Conscious vs. Unconscious

This is a post in my project series, tentatively titled “Overlapping Magisteria” – which is a project to bring together old spiritual wisdom about how to live as human beings, with current scientific understandings.

On July 18th, an unarmed black man who was a caretaker for an autistic patient was shot while he was lying down, with his hands up. The officer who shot him, when asked why, said “I don’t know.” And the truth is, likely, he actually had no idea.

The main narrative of the simple, proven fact that being black means you are more likely to be shot by police than if you’re white, is that there there is conscious bias in the police force towards people who are black. I don’t doubt that this is the case – it clearly plays out in higher rates of traffic stops, for example. But what’s also important is a different narrative – that biases that we cannot consciously control play a large role in these incidents, and in the ways police interact with people of color.

I’m going to take a little detour, then circle back, I promise.

In many spiritual traditions, there are three important ingredients to live a life that is holy. I’m using holy as a catch all. If you were a Buddhist, you’d say something like “free of suffering.” If you were a Christian, you might say, “right with God.” Whatever the optimal life a faith tradition imagines, fit that into the “holy” word.  Those three ingredients are: ethical behavior, spiritual practice, and a belief structure that holds it together. For some traditions (like Buddhism) that belief structure is less important than for others.

I want to focus on the first two: ethical behavior and spiritual practice. They are very different, of course. Each tradition has an ethical framework (which are, unsurprisingly, astonishingly similar.) You know the drill, do unto others, etc. And of course, the spiritual practices differ, but in the main, they are designed to quiet the mind and connect with the Divine, however one conceptualizes it. And these two, although quite different, are actually inseparable, because it is the spiritual practice that makes it possible for us to follow the ethical framework. And why is this so? Science knows the answer.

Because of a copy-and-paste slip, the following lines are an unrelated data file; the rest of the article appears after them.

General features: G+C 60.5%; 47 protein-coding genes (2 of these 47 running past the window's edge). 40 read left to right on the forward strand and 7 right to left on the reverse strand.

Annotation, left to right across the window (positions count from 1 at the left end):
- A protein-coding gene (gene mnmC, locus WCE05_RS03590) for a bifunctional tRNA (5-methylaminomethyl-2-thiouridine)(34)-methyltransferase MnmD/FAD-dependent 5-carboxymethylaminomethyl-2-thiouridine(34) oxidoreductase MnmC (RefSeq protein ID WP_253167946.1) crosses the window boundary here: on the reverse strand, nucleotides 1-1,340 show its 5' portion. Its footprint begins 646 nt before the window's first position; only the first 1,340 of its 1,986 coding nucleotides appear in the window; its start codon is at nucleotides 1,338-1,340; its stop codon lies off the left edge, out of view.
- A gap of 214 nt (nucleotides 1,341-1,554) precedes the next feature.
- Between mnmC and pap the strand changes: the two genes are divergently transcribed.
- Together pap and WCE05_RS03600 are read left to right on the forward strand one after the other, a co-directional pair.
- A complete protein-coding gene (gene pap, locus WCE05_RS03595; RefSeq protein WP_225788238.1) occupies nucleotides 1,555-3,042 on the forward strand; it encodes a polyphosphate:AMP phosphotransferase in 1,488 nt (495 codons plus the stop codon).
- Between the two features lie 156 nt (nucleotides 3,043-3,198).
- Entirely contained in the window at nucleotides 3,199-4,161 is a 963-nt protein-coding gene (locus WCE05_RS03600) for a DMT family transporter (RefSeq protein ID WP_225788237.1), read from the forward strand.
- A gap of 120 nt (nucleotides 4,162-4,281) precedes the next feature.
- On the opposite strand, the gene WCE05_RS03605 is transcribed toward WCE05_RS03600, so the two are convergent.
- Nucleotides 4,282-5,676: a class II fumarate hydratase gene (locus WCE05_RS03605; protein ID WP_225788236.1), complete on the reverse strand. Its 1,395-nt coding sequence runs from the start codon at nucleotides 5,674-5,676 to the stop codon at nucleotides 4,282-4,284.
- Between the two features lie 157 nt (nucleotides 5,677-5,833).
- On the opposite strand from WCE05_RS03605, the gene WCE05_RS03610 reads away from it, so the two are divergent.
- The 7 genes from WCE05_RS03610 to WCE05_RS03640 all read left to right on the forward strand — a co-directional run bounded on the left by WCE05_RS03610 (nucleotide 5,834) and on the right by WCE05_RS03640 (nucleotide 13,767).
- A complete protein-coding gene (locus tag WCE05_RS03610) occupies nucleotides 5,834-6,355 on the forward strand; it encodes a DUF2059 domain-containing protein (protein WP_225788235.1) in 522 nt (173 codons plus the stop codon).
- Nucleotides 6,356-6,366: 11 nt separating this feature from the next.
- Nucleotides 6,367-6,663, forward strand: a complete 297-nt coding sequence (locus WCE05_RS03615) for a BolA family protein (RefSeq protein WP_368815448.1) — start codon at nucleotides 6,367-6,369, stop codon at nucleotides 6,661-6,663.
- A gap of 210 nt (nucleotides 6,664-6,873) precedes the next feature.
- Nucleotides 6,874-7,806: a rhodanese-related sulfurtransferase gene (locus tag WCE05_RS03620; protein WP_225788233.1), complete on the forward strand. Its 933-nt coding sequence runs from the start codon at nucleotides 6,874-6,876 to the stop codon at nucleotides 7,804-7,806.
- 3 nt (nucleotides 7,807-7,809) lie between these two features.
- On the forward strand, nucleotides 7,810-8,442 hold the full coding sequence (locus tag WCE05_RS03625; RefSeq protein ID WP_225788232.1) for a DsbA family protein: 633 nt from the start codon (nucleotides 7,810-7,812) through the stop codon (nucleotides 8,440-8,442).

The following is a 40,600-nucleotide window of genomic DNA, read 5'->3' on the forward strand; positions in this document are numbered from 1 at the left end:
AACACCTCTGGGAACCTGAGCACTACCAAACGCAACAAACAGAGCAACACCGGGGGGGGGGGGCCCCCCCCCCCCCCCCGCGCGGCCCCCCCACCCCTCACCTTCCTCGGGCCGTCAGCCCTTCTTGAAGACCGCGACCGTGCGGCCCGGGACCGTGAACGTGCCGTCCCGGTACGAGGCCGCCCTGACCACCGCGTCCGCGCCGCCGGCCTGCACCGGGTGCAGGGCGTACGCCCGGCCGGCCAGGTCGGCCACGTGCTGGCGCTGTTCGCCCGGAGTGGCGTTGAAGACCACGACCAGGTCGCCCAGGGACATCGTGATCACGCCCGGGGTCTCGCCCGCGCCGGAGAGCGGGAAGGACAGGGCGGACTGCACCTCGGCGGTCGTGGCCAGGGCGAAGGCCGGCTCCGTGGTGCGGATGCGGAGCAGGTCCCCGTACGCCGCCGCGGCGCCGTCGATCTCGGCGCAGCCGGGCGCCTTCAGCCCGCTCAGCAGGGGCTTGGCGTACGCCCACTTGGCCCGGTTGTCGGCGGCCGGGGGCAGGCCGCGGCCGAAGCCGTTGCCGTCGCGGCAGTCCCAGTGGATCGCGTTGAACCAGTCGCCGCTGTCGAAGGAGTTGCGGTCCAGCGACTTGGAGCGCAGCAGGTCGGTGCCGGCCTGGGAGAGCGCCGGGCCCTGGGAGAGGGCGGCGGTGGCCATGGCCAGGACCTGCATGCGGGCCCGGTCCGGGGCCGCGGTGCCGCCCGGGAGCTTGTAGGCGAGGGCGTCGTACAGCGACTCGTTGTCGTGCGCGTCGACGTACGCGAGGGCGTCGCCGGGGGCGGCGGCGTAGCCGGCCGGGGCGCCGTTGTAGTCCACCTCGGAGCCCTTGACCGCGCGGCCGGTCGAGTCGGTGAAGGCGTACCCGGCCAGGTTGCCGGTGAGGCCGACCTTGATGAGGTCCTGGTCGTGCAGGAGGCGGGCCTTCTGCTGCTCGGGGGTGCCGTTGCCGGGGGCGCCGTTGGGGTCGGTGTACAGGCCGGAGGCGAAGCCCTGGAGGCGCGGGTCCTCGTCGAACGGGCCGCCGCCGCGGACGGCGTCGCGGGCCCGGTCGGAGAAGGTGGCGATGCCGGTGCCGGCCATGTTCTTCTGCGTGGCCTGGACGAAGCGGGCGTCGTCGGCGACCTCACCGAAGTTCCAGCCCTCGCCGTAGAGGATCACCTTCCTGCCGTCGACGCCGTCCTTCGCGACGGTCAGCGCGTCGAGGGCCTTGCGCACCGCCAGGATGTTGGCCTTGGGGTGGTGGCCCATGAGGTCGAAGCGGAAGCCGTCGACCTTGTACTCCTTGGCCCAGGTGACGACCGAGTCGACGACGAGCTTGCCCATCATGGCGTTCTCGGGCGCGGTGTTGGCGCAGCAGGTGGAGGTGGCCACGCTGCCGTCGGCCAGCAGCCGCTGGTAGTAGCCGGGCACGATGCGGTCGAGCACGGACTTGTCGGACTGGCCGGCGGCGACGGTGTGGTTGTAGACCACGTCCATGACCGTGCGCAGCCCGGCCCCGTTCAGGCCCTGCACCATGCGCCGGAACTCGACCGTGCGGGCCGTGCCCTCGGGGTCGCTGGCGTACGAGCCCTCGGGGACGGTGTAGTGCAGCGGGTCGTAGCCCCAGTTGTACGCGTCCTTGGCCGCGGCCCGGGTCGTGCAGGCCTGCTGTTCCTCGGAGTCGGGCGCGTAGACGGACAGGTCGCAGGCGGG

As I’ve outlined before, and again (and will again and again, I’m sure,) our brains are amazingly designed to keep us alive. A good chunk of it spends pretty much all of it’s time figuring out whether or not we’re safe. It does it without our conscious control. It’s quite good at it, I mean, really, really good at it. So good at it, that we actually need help not to use that part of our brains. And the spiritual practices are one form of that help.

So back to the shooting, and the officer who didn’t know why he shot the man lying on the ground: there is some very interesting work going on about the neuroscience of prejudice. Basically, our brains, because they are hard wired to figure out what’s safe and what’s not, makes super-fast (faster than we can consciously control) decisions about who is “us” and who is “them” – labeling “them” as dangerous. Add a gun, and you get the picture.